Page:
The Camas School Board last week approved a six-year capital facilities plan that includes an estimated $210 million worth of school facilities projects the district could need to serve a growing student population.
“We’re not obligated to do any of these,” the school district’s director of business services, Jasen McEathron, told school board members May 23. “We are talking about likely options we’ll need to address if we’re to deal with capacity issues.”
Camas School District voters passed a $120 million capital facilities bond in 2016 that helped build the district’s newest schools — Lacamas Lake Elementary School and Discovery High School — and increased building capacity across the elementary, middle and high school levels.
Now, McEathron said, two of the district’s three middle schools — Odyssey and Liberty — are starting to experience “some capacity constraints.”
“At Odyssey, the program is popping, and they’ve been very creative to accommodate students interested in being in that middle school program,” McEathron said. “There is some opportunity to potentially accommodate more students … but we could have two of three middle schools with capacity issues within the next six years.”
Though the district could get away with remodeling and adding portables to accommodate student growth over the next few years, McEathron said Camas “may have to entertain (building) another middle school” if housing development in the area “really takes off” between 2022 and 2028.
The district also may have some capacity issues at Camas’ largest elementary school, Woodburn, in the next few years, McEathron said.
The six-year facilities plan includes potential projects the district could seek funding for by 2028. The costs associated with all of the projects are estimates based on 2022 costs. Those projects include:
- $100 million to construct a new middle school, adding capacity for 850 students;
- $87 million to improve the “Leadbetter Campus” — a 57.6-acre site that includes the former Underwriters Laboratories commercial building — to add capacity for 500 students;
- $15 million for an Odyssey Middle School addition to accommodate 100 students;
- $7 million for property acquisition;
- $500,000 for a portable at Woodburn Elementary School that would add capacity for 48 students; and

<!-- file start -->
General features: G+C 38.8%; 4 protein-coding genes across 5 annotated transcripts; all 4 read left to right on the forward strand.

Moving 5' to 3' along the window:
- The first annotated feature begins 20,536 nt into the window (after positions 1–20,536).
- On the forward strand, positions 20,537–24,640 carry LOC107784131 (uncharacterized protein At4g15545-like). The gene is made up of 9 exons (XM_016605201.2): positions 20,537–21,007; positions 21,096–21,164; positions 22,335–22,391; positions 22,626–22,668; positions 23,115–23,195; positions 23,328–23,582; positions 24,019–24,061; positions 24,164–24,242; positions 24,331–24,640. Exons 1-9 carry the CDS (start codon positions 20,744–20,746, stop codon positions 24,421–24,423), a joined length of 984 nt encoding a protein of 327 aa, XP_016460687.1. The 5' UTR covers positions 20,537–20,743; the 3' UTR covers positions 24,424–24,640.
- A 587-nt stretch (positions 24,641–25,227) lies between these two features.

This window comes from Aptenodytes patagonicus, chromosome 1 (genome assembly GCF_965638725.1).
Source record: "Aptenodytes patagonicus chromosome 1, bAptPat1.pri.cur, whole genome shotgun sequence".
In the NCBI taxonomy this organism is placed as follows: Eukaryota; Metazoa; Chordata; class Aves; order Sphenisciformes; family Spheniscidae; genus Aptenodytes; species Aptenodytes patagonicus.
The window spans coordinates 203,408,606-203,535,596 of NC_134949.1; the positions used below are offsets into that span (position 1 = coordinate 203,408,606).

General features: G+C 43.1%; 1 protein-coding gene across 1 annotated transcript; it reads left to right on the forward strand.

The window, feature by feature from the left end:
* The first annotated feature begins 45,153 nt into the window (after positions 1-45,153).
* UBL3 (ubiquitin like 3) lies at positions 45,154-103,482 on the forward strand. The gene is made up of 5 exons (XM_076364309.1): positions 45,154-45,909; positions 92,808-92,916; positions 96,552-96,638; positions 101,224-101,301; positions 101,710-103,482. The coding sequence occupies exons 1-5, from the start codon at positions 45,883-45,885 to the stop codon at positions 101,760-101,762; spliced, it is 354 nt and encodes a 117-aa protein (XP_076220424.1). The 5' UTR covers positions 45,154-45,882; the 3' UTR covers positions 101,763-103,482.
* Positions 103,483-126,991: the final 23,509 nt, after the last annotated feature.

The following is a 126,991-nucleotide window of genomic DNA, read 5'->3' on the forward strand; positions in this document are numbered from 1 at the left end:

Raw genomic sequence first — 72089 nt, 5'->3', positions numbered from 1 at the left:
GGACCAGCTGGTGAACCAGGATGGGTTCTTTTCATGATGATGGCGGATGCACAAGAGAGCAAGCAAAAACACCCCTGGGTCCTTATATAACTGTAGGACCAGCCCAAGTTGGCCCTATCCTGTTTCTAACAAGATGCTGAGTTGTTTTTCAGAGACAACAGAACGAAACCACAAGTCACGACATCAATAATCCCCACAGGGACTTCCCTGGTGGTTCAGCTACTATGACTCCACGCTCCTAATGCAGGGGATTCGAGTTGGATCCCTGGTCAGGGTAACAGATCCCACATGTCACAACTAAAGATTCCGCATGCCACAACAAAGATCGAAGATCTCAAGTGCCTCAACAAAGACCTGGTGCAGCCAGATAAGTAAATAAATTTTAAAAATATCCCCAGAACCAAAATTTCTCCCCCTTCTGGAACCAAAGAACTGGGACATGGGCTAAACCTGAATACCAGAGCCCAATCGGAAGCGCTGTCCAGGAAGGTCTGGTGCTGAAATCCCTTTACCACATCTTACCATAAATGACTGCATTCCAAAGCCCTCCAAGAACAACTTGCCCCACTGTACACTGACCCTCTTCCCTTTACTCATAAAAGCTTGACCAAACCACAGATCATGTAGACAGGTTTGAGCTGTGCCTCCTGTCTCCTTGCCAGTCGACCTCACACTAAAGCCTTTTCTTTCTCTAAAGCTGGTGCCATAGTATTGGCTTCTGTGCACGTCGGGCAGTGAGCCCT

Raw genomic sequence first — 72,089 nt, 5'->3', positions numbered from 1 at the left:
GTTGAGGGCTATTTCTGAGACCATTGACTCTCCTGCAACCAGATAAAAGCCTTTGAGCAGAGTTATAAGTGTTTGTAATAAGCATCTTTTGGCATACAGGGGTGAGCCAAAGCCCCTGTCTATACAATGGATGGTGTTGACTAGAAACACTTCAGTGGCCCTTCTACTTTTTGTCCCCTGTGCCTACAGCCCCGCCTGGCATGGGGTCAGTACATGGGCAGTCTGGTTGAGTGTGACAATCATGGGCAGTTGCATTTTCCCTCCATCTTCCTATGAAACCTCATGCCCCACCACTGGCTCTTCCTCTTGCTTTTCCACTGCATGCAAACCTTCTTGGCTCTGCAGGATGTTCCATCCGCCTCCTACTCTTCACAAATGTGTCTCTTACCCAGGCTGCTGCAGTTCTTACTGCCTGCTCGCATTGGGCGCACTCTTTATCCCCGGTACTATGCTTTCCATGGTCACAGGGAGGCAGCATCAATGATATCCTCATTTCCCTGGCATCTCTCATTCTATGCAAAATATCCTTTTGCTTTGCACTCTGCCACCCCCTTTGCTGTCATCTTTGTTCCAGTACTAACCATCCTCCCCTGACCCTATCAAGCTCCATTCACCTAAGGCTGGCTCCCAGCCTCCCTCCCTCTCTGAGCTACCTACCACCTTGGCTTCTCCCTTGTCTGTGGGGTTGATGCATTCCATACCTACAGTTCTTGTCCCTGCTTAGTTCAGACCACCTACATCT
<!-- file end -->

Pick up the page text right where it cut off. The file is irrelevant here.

- $500,000 for a portable at Liberty Middle School to accommodate 60 students.
Like other public school districts in Washington, Camas saw its student enrollment decline during 2020 and 2021, when public health mandates meant to slow the spread of COVID-19 shuttered school buildings.
Camas served 7,412 students in 2019 and 7,045 students in 2021. Current enrollment projections show the district expects “no further enrollment loss” and a gradual recovery to its pre-COVID numbers over the next four to five years, McEathron said.
The district’s enrollment forecast, prepared by Eric Hovee of E.D. Hovee & Company, LLC, in February 2020 and updated in December 2021, predicts Camas will gain 442 elementary, 142 middle and 105 high school students by 2028.
The capital facilities plan also addresses new development that could add students into the district over the next six years.
To help ensure new development helps pay for its associated infrastructure needs, the state’s Growth Management Act allows local governments to charge a one-time fee, or impact fee, on new developments to pay for things, such as school facilities, public streets, parks and fire stations.
The Camas School District calculates its impact fees using a formula that takes into consideration fee ordinances set by all of the jurisdictions — Camas, Washougal and Vancouver and Clark County — that feed into the school district.
The school board unanimously approved a slight increase to the district’s impact fees imposed on new single-family and multifamily residential developments: increasing the single-family and multifamily residential rates from $5,371 to $6,650.
On May 23, board members discussed increasing the multifamily residential impact fee to a rate closer to the $29,731 maximum allowable rate.
In the end, the board voted unanimously to keep the impact fee rates the same for single-family and multifamily residential developments. Both will be charged a one-time fee of $6,650 through 2028 to help pay for the added strain on the local school district’s facility needs.